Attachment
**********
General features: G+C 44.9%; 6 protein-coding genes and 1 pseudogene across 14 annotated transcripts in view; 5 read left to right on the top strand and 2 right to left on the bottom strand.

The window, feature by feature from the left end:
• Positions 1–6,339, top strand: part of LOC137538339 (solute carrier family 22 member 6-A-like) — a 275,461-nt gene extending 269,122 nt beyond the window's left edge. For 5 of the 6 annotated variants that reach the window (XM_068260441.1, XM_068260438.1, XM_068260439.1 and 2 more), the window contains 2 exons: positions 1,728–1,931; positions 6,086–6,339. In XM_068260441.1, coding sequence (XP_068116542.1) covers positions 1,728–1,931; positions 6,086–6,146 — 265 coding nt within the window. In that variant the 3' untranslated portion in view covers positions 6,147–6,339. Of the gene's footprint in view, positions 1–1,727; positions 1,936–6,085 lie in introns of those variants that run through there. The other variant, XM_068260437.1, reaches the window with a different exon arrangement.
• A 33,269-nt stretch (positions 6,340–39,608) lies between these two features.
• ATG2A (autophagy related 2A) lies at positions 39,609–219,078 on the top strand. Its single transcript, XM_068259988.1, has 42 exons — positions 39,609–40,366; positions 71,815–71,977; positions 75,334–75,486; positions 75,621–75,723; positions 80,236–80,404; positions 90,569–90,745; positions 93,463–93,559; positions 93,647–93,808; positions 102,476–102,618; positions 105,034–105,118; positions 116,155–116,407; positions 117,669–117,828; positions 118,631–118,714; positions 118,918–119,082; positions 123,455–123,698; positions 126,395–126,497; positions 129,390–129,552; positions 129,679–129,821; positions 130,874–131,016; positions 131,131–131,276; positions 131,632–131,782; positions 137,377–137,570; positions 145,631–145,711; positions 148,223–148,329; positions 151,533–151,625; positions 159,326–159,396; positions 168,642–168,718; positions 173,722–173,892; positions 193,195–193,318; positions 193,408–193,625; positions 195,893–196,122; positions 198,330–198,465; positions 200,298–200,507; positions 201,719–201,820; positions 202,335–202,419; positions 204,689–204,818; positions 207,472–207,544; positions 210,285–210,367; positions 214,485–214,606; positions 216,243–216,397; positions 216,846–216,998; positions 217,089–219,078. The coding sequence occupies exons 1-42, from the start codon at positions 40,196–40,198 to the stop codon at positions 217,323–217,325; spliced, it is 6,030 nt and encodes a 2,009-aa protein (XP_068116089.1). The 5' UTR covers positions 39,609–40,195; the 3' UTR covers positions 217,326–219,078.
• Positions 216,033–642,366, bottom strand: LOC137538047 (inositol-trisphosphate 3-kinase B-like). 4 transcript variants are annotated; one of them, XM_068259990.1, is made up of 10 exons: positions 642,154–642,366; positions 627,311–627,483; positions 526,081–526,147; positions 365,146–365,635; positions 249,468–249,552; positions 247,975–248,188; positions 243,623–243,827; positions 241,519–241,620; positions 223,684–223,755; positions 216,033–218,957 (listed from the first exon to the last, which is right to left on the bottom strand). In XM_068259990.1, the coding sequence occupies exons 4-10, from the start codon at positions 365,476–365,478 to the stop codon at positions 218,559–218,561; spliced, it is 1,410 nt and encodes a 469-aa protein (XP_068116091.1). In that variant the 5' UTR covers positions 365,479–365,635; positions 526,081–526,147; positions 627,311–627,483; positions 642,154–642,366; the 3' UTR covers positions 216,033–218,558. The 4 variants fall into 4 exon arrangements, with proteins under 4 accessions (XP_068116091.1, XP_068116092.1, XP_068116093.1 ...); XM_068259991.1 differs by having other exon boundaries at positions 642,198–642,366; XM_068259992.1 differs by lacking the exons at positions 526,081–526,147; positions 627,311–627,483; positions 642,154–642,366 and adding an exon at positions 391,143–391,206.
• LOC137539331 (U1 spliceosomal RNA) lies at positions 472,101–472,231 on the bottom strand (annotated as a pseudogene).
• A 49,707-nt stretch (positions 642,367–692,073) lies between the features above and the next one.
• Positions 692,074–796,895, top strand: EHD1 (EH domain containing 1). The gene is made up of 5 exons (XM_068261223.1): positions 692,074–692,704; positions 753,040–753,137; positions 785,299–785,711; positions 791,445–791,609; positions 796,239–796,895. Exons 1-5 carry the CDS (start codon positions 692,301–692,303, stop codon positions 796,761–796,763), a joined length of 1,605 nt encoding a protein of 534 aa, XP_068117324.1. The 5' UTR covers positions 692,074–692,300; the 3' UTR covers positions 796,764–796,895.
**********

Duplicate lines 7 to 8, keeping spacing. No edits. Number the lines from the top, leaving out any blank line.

• LOC137539331 (U1 spliceosomal RNA) lies at positions 472,101–472,231 on the bottom strand (annotated as a pseudogene).
• A 49,707-nt stretch (positions 642,367–692,073) lies between the features above and the next one.